You could use fixed annuities to generate income that would cover your expenses. Once you know your expenses are covered you could use additional fixed annuities or CD’s for the rest of your savings as a way to protect them and get conservative growth.
Using this strategy you would not have to worry about the stock market’s performance, but you would also not expect aggressive growth from your savings.
Some people like 100% guarantees on principal safety. Some people do not because they want more growth potential. Ask yourself, “Which type of person am I?”
The Middle Ways
In between these 2 polar opposites are numerous other options for planning for income.
Instead of putting all of your money in the market, you may choose to 1) put some of your portfolio in the market, 2) another portion in annuities that will guarantee you a certain level of income, and 3) still another portion in simple cash at the bank for emergencies.
This is a more balanced approach.
The actual percentages you allocate to these 3 options will depend on some other factors. Let’s look at those factors.
How Should I Allocate My Retirement Savings?
I am speaking in generalizations here. But it should help you when determining how to allocate your assets in a retirement income plan.
First, if you have a lot of lifetime income (perhaps from Social Security, pension, other sources) and it is sufficient to cover your expenses in retirement, it may make more sense for you to be invested more in the market.
The reason is because your basic expenses are covered through the lifetime income sources. So you are not dependent on how the market performs to pay for your lifestyle in retirement.
Second, if you have a strong appetite for risk and can handle a high degree of volatility in the market, it may make sense for you to have more exposure to it.
The fact is some people cannot handle a high degree of volatility in the market. Especially retirees. And I understand. I would be the same way if I were retired and needing to protect my savings.
But some people can handle it. And those people may be perfectly fine picking a balanced portfolio in line with their risk tolerance and withdrawing a certain amount from it each month or year. Even when it is down due to a market correction.
Third, if you like the idea of having some of your retirement expenses covered through additional lifetime income, an annuity may make sense as a portion of your portfolio.
It would provide you additional income (added on top of Social Security, pensions, etc.) to meet your needs.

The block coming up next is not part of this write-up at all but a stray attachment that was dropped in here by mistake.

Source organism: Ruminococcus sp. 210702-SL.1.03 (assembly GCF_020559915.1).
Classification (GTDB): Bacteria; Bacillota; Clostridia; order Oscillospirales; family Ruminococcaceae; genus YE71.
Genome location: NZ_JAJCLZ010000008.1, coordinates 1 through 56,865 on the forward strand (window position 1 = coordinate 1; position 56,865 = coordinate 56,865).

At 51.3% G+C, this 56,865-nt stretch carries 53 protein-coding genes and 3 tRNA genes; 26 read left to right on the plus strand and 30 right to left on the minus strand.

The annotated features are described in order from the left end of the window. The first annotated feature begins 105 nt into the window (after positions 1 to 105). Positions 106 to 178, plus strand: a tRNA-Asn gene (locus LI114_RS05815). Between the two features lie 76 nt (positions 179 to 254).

Knowing that those needs are mostly (perhaps entirely) met, you may then be perfectly comfortable investing another portion of your money in the market to get some higher growth potential.
What Retirement Income Planning Strategy Should You Use?
To know which retirement income planning strategy is right for you, you must “Know thyself.”
I can’t overstate that enough. If you have a retirement plan that would work but you can’t stick with it (think about bailing out after a market crash and locking in your losses), then that’s not the right strategy for you.
It’s one thing to have a plan that works. It’s another thing to have a plan that works… that you can stick to.
So ask yourself the following questions:
- Are income guarantees that important to me?
- Is higher growth potential (with the potential for losses) more important to me?
- How much lifetime income guarantees would I feel comfortable with?
- Do I have the fortitude to stick with a steady withdrawal strategy from my stock market investments… even when my portfolio is down?
The way you answer these questions will determine a lot about which way of planning is right for you.
Since there is no “one-size-fits-all” plan for everybody, you need to be aware of these different factors. You need to be aware of this so if a financial adviser tries to push you into a plan that doesn’t match up with your goals, you will know not to go along with that plan.
In the end you need to know what is important to you. You can ask yourself some simple questions to help you determine this. And if you work with a financial adviser (or are considering working with one) make sure they take time to understand your situation, needs, risk tolerance, and goals.